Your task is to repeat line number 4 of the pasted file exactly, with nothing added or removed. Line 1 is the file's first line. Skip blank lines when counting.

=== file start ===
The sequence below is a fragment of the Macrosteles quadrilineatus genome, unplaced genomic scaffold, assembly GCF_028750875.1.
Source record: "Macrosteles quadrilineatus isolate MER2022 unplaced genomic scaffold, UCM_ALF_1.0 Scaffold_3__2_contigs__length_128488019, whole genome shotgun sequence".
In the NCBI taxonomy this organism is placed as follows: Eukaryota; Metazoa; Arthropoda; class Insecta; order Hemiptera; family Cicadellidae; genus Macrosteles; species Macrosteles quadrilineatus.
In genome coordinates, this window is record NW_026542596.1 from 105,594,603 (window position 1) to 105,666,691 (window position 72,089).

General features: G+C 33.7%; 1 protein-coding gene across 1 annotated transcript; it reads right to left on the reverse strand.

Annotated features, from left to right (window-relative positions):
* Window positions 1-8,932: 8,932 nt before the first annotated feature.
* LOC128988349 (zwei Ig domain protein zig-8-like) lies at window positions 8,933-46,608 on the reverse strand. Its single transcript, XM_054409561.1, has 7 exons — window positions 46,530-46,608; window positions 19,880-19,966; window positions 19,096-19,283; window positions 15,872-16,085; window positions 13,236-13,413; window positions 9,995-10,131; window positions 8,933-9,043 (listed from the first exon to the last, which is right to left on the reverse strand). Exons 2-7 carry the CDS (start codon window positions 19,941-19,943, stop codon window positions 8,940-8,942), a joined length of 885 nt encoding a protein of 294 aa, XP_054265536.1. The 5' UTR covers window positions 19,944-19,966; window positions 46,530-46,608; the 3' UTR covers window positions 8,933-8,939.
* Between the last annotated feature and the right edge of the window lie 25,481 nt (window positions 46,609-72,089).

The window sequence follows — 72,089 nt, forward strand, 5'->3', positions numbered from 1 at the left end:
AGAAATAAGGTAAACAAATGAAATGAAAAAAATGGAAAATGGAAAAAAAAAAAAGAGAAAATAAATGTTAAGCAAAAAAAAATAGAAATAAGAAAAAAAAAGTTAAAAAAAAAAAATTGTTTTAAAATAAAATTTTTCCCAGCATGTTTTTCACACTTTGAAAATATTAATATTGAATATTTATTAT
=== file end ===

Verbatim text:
In genome coordinates, this window is record NW_026542596.1 from 105,594,603 (window position 1) to 105,666,691 (window position 72,089).